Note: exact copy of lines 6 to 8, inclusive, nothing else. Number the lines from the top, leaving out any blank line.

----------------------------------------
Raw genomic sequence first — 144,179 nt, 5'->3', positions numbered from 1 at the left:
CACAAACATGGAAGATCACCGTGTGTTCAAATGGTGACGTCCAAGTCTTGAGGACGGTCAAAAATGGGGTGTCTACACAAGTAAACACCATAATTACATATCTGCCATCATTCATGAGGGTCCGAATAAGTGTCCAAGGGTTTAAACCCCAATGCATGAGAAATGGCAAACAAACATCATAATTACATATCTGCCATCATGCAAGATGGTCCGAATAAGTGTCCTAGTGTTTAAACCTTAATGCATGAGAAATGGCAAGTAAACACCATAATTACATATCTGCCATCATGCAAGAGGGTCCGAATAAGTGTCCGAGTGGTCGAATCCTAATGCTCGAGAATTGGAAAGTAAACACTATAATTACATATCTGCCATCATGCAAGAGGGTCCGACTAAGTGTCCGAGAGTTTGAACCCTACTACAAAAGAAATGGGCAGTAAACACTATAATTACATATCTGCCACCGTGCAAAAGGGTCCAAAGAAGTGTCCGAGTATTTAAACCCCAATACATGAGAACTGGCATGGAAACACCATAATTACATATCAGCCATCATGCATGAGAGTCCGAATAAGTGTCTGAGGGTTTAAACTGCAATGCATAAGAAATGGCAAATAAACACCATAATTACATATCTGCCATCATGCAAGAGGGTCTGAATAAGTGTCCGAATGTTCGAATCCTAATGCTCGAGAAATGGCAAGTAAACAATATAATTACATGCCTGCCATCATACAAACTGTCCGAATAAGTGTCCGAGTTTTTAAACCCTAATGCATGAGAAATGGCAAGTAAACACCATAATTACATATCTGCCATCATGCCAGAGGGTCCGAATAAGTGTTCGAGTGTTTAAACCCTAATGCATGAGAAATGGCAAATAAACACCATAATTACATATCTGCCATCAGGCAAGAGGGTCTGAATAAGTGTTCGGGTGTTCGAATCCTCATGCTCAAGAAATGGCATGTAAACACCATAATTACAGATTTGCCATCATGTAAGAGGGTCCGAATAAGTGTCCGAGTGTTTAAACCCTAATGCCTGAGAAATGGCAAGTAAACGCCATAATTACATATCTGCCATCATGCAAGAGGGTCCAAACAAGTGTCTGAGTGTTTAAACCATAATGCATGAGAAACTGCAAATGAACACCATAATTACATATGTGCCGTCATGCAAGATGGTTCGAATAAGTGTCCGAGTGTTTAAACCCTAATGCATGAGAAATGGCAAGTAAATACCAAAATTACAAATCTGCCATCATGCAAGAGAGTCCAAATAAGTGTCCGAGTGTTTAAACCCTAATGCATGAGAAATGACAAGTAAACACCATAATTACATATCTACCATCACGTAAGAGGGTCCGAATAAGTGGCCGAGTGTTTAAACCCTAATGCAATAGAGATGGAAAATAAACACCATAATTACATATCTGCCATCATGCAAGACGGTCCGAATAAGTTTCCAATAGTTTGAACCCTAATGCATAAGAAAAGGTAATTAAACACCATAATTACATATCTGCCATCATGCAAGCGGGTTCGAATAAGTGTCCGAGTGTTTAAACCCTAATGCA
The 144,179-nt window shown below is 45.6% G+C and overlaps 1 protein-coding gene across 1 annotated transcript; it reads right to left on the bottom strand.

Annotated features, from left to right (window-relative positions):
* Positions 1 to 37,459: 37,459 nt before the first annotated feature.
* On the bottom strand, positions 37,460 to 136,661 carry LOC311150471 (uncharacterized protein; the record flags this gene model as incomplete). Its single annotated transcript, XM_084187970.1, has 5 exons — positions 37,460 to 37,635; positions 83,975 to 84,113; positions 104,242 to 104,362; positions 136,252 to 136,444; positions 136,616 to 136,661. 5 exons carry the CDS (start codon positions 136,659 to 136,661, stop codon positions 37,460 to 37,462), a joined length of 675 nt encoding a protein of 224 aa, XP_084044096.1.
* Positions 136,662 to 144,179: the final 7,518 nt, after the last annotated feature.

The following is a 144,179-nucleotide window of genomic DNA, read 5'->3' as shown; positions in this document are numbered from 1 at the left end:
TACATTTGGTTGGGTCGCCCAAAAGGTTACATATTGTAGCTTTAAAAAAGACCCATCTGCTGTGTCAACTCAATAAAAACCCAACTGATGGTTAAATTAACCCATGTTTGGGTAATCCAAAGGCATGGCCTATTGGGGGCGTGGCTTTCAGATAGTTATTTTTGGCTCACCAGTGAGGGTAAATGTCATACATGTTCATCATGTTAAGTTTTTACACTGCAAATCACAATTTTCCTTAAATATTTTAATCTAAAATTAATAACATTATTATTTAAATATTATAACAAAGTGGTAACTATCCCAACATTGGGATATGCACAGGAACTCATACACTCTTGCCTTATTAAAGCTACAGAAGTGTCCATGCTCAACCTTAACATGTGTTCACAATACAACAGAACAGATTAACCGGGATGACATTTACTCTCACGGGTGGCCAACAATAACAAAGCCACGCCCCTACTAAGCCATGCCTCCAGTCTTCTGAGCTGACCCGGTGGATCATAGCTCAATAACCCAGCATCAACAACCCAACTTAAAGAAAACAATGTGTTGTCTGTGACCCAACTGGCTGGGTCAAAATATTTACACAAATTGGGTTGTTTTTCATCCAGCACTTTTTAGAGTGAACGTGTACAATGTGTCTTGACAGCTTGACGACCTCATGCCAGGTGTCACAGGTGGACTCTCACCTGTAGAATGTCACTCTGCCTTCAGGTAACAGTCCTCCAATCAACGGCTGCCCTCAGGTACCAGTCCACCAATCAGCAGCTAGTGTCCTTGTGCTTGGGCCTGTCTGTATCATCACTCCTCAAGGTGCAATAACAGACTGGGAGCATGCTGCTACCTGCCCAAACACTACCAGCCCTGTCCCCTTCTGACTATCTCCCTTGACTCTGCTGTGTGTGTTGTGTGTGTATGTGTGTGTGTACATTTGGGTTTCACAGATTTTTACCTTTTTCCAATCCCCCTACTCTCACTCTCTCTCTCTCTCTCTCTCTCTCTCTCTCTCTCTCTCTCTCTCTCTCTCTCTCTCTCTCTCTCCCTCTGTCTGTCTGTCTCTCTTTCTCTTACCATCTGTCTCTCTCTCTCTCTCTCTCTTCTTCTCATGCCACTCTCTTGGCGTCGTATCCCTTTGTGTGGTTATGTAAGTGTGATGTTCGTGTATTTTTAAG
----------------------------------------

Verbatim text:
* On the bottom strand, positions 37,460 to 136,661 carry LOC311150471 (uncharacterized protein; the record flags this gene model as incomplete). Its single annotated transcript, XM_084187970.1, has 5 exons — positions 37,460 to 37,635; positions 83,975 to 84,113; positions 104,242 to 104,362; positions 136,252 to 136,444; positions 136,616 to 136,661. 5 exons carry the CDS (start codon positions 136,659 to 136,661, stop codon positions 37,460 to 37,462), a joined length of 675 nt encoding a protein of 224 aa, XP_084044096.1.
* Positions 136,662 to 144,179: the final 7,518 nt, after the last annotated feature.

The following is a 144,179-nucleotide window of genomic DNA, read 5'->3' as shown; positions in this document are numbered from 1 at the left end: